Research into equine vision to improve safety in jump racing
October 10th, 2018 | Rebecca's Spotlight
I didn’t plan to write a blog today but my schedule was interrupted by an email from the BHA in connection with some new scientific research. It grabbed my attention as in our office we’ve been talking a lot about horses and the way they learn to jump and then enhance their skill as part of our work for Dark Horse Racing.
The email was informing me of some scientific research that has taken place by the University of Exeter. The research into equine vision was commissioned and funded by the BHA and Racing Foundation. The decision to fund this research was made by the BHA and RSPCA who work in partnership to ensure that everything is being done to make hurdles and fences safer.
It shows that horses are able to see white and yellow obstacles better than orange with the recommendation that a trial of fluorescent yellow be used for hurdles and guard-rails and fluorescent white for take-off boards at fences. This trial has been approved by the Racecourse committee.
It was interesting to read that the orange currently used was chosen based on human vision!
Horses don’t have the same vision as humans so I agree it made perfect sense to research this and have to say I am surprised this hasn’t been done before. I incorrectly assumed that this colour was chosen for horses. Horses see reduced colours in comparison to us. They are unable to distinguish between many of the colours humans see as red, orange and green. I have to admit to being quite shocked when I saw the photo below which clearly shows that for a horse there is hardly any difference in colour currently!
The research was done to ensure that there would be the highest level visibility for both horses and humans.
Professor Martin Stevens, Chair in Sensory and Evolutionary Ecology for the University of Exeter, said:
“Understanding how animals see the world, and using cutting edge tools to investigate this, has a valuable role to play in guiding the safety and welfare of animals and humans in a variety of contexts. This project demonstrates how modern science can look to have widespread positive implications in human society and our interactions with animals.”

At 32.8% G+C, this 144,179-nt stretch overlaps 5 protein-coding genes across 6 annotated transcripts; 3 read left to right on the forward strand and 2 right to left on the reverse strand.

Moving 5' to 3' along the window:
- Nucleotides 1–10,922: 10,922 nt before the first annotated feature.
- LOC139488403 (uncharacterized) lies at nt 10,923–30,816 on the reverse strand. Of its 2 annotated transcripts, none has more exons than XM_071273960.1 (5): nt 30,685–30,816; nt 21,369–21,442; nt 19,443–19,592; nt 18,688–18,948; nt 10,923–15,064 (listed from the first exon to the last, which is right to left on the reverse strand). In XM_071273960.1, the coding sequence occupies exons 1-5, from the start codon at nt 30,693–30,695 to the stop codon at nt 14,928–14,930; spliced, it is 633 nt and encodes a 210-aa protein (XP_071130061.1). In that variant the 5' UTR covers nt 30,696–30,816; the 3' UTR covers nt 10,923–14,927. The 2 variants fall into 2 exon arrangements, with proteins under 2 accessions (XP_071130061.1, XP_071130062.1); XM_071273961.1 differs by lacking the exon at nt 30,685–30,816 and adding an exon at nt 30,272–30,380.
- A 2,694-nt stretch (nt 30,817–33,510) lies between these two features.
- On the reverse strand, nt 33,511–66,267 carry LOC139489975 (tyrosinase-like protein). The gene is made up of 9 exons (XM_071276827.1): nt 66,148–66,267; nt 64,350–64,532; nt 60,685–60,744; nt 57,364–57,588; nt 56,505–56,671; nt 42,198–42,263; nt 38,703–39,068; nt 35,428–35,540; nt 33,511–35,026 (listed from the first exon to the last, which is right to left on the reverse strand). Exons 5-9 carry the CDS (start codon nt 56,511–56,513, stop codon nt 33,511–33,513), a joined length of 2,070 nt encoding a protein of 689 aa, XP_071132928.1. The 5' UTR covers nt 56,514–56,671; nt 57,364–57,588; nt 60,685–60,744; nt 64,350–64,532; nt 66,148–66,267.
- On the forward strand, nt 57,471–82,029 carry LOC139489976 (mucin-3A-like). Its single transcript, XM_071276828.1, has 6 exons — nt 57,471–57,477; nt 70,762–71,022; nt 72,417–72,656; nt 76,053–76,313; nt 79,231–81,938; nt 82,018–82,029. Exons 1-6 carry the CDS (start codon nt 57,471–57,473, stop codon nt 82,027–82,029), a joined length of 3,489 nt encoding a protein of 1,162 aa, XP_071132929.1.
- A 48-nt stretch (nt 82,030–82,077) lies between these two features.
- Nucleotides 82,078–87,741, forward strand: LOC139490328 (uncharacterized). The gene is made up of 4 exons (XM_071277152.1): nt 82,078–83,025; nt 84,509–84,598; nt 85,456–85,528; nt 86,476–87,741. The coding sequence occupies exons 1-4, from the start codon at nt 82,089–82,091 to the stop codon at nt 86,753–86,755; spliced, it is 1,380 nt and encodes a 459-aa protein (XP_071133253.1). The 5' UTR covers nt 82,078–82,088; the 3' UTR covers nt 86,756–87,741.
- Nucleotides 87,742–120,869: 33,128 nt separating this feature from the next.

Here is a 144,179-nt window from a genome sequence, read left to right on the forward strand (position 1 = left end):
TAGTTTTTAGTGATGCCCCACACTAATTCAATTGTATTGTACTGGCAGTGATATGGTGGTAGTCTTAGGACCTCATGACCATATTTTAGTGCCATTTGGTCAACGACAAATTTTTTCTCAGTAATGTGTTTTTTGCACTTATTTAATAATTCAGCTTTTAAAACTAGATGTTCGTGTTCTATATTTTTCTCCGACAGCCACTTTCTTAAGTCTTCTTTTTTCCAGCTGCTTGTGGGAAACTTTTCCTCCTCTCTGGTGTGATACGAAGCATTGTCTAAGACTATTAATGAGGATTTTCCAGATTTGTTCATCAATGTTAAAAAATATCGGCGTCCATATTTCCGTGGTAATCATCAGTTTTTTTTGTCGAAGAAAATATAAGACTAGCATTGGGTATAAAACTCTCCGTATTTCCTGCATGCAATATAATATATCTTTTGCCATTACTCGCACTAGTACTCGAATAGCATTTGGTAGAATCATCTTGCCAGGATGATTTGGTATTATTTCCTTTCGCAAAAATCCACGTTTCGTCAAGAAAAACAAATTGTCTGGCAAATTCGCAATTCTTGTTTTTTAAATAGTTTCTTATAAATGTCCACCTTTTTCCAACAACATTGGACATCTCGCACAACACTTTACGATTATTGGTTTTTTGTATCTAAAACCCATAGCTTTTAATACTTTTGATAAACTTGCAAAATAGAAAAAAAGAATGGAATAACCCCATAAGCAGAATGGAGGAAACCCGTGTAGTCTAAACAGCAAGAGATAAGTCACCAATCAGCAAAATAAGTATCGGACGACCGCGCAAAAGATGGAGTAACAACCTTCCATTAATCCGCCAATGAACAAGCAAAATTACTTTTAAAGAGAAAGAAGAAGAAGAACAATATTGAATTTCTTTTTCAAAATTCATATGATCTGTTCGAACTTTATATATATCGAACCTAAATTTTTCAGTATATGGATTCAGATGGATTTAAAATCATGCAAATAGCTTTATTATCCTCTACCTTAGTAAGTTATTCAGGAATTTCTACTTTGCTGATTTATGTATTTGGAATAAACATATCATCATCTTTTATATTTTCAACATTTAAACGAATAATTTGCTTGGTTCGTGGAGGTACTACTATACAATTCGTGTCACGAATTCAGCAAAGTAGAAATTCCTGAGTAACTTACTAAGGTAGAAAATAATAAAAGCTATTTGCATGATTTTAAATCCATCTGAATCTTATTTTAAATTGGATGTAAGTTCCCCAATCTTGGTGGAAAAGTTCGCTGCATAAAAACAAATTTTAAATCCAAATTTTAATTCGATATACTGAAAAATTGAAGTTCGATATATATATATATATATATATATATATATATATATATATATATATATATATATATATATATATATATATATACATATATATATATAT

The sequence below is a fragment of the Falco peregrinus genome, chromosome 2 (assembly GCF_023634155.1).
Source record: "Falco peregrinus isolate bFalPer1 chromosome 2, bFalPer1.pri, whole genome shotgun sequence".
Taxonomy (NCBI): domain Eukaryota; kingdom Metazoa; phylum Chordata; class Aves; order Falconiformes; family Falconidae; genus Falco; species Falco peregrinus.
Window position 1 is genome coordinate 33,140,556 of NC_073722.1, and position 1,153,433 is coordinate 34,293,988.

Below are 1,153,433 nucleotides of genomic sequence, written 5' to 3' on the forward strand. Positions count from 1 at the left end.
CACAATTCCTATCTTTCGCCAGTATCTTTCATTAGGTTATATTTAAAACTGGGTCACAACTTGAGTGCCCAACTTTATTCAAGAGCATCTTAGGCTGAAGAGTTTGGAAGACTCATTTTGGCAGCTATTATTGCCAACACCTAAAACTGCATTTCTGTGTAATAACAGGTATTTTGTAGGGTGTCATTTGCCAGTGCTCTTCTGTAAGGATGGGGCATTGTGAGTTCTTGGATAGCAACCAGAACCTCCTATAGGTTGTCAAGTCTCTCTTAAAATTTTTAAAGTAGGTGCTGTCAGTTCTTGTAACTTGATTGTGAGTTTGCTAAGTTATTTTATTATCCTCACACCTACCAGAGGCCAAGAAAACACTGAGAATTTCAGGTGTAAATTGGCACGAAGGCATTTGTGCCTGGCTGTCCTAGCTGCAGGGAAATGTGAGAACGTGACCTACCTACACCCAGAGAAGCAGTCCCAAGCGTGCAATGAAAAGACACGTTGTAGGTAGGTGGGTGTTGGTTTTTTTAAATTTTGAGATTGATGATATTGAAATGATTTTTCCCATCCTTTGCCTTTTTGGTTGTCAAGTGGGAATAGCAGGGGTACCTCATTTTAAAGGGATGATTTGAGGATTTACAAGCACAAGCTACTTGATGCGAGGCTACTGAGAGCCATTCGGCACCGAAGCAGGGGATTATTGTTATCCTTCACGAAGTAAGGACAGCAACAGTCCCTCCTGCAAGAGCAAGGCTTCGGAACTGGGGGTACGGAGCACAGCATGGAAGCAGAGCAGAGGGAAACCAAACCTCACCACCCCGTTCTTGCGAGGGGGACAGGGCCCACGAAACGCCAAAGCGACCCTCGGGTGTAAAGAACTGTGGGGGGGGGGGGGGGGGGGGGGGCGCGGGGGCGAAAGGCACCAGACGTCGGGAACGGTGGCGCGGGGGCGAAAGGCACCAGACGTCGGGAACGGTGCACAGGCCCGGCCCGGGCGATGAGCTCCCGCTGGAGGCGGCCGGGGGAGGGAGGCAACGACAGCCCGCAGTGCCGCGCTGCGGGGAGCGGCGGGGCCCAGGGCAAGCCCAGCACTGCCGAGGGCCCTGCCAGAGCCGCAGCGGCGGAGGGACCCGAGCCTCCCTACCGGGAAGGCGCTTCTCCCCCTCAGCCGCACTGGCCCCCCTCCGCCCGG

This picture is brilliant to see. It clearly shows what a huge difference it makes visually to change the colours:
It will be fascinating to see how phase two of the trial goes. For your interest phase one included working with trainer Richard Phillips and tested the behavioural responses of horses in a controlled environment.
I wonder if it may make some horses nervous especially ones that have been jumping for a long time and suddenly there is a drastic change. If the trial is a success and goes live into the racing environment horses new to jumping will know no difference of course.
Ian Popham, Grade 1 winning former jockey who was involved in the trial, said:
“From riding over the different coloured fences it was clear to me that over some colours the horses reacted differently and showed the obstacle more respect. I’m sure other riders will feel the same and this feels like a great idea and opportunity to make the sport safer for both horses and jockeys.”
The second phase of the trial is going to be run in yards first before going live on a racecourse. The researchers need to have a larger dataset to make informed decisions.
In the behavioural trials that were done the horses did respond differently. In fact, the research stated that the use of white had a tendency for the horse to produce a longer total jump distance!
Like everyone involved in racing I am sure we all agree that anything that can be done to make jump racing safer is a huge benefit to us all. This research is also going to be shared with other equine based sports.
I was also interested to read the latest stats on faller rates within British jump racing. This table shows that faller rates have decreased steadily since 2004 which is great news. I wonder how the table below will continue if the above recommendations go live within the industry as standard.
With thanks to:
The British Horseracing Authority
University of Exeter